No matter what direction your family wants to take in family therapy, it will be important for family members to notice the relationship they have with everyone and what they may want to be different. This will guide our work together and keep members focused on their goals. After discussions around what’s happening in the family, we may decide that some restructuring of the family unit is in order. Who’s in charge? What are the family rules to live by? What’s the incentive to change? Your family may also want people to manage their emotions better so that conversations are calmer. When you help each other, no one will feel alone in this big task. Everyone will leave our sessions with a task at hand to make a difference.

My personal experiences in my Italian family have helped me learn how to understand and manage family dynamics. I think there’s something to be said about being Italian and having strong emotions! How do you get a word in edge wise when everyone else is already thinking they’re right? My family has a strong love for one another, which comes across as… well…passionate! Managing different personalities in one room can be a challenge, but it’s a challenge I love.

In my work as a family therapist, I use humor and take an interested, inquisitive stance to help everyone feel more comfortable in sessions and help people take responsibility for their roles. No matter how different your family members seem to be, you can find common ground and create a loving, harmonious home. You don’t have to feel like you’re tiptoeing around emotional explosions anymore. With help and support, you can bring your family together.

You may believe that family therapy can help your family resolve conflict, but still have questions or concerns…

Would it be better to just focus on one person in my family?

We can approach family therapy sessions from many different angles. Unless someone in your family seems to struggle with mental health issues (which would need to be addressed first), then I would say it’s probably best to work with the family as a whole. Working with the whole family can take away any further stigma that your family may feel about seeking help. The group dynamic can also prevent members from feeling that they are the problem – it is a family issue. If someone feels like they are the reason for therapy, then they will likely feel more defensive and less open to counseling.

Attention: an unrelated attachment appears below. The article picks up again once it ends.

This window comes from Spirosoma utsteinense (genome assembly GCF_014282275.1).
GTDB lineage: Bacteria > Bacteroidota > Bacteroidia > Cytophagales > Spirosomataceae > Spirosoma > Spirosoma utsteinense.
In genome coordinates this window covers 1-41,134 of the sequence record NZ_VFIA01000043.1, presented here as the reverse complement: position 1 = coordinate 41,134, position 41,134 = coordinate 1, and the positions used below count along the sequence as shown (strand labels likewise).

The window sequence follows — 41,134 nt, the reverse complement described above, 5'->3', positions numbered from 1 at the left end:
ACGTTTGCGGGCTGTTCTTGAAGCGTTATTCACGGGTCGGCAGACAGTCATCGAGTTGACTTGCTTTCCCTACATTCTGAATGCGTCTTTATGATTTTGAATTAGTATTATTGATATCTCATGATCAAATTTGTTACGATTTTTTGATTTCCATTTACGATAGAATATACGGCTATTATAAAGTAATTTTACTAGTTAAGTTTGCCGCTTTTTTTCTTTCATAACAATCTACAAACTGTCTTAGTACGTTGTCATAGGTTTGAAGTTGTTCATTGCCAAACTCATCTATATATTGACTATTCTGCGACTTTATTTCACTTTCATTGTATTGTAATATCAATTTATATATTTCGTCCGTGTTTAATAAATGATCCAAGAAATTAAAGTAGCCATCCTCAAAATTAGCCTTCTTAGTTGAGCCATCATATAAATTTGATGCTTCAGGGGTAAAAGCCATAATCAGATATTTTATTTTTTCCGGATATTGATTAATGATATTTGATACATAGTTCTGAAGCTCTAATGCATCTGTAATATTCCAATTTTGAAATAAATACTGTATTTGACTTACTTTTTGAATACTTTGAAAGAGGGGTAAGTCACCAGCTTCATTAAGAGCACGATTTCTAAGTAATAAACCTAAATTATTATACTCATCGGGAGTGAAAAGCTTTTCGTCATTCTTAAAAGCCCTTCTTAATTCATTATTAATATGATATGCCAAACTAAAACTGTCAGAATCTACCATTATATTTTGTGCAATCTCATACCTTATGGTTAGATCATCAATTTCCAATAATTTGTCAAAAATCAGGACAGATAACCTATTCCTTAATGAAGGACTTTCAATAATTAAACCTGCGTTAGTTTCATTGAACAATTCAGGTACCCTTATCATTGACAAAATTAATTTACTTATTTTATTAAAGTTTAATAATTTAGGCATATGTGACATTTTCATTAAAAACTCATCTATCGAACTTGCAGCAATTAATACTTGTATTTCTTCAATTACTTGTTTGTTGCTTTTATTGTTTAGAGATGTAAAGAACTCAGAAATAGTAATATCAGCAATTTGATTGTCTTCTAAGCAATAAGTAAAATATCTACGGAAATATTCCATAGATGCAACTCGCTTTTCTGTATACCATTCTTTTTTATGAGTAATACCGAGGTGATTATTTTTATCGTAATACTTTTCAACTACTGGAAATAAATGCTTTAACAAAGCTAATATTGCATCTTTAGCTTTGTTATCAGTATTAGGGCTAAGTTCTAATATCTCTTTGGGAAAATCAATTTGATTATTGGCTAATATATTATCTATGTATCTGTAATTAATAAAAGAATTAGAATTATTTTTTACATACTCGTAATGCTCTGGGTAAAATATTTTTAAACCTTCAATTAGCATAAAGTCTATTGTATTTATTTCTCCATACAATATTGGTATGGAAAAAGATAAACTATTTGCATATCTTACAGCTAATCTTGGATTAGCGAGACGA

I’m afraid family therapy won’t help.

That’s a natural fear whenever starting something new. You certainly don’t want things to get worse. If your family has been in therapy before and it was not helpful, then we will spend some time talking about what worked with the previous therapist and what did not. By understanding these two things, we will be better prepared to not repeat old patterns in family therapy. If your family has not been in therapy before, then we will talk about what each person needs from each other and from me to feel comfortable in making it work.

My family does not want to come to therapy.

I understand. Maybe they, too, are afraid it won’t help. Or, maybe they are afraid that I will judge them or force them to make uncomfortable changes. Bringing a stranger into your personal life to talk about very intimate details is never a comfortable thing. Maybe some of your family is worried that others will judge them for seeking therapy. Perhaps talking with them about their concerns about counseling and their feelings in the family will motivate them to talk about how things can improve. Getting used to the idea of coming to therapy is the beginning phase of starting treatment. Once you arrive, the rest is up for discussion.

Free Phone Consultation

You can feel like you have a better understanding of your family dynamics and your individual role within the family unit. Change is possible. Feel free to contact me at (703) 554-2882, to address any specific questions you may have about your family or my approach in family therapy. I offer a free 15-minute phone consultation for potential new clients.